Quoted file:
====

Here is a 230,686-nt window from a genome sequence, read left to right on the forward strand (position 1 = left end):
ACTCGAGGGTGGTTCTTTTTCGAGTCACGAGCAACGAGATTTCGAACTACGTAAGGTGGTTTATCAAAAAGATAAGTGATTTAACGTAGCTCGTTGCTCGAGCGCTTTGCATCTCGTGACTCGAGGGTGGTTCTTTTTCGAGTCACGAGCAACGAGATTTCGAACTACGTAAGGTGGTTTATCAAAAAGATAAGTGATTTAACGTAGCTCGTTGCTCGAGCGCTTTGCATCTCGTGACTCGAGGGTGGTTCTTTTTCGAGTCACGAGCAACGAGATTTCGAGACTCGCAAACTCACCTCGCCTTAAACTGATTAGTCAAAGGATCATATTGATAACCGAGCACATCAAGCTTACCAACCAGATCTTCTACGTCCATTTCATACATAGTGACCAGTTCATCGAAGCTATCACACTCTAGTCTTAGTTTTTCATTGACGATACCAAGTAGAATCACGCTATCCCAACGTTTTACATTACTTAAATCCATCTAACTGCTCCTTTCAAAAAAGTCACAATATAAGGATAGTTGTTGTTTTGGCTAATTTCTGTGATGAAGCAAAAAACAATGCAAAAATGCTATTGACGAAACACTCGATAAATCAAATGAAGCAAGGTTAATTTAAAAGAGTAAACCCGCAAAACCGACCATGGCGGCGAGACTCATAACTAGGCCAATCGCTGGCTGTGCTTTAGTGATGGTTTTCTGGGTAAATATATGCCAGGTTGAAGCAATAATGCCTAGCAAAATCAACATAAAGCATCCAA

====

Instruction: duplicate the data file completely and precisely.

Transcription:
Here is a 230,686-nt window from a genome sequence, read left to right on the forward strand (position 1 = left end):
ACTCGAGGGTGGTTCTTTTTCGAGTCACGAGCAACGAGATTTCGAACTACGTAAGGTGGTTTATCAAAAAGATAAGTGATTTAACGTAGCTCGTTGCTCGAGCGCTTTGCATCTCGTGACTCGAGGGTGGTTCTTTTTCGAGTCACGAGCAACGAGATTTCGAACTACGTAAGGTGGTTTATCAAAAAGATAAGTGATTTAACGTAGCTCGTTGCTCGAGCGCTTTGCATCTCGTGACTCGAGGGTGGTTCTTTTTCGAGTCACGAGCAACGAGATTTCGAGACTCGCAAACTCACCTCGCCTTAAACTGATTAGTCAAAGGATCATATTGATAACCGAGCACATCAAGCTTACCAACCAGATCTTCTACGTCCATTTCATACATAGTGACCAGTTCATCGAAGCTATCACACTCTAGTCTTAGTTTTTCATTGACGATACCAAGTAGAATCACGCTATCCCAACGTTTTACATTACTTAAATCCATCTAACTGCTCCTTTCAAAAAAGTCACAATATAAGGATAGTTGTTGTTTTGGCTAATTTCTGTGATGAAGCAAAAAACAATGCAAAAATGCTATTGACGAAACACTCGATAAATCAAATGAAGCAAGGTTAATTTAAAAGAGTAAACCCGCAAAACCGACCATGGCGGCGAGACTCATAACTAGGCCAATCGCTGGCTGTGCTTTAGTGATGGTTTTCTGGGTAAATATATGCCAGGTTGAAGCAATAATGCCTAGCAAAATCAACATAAAGCATCCAA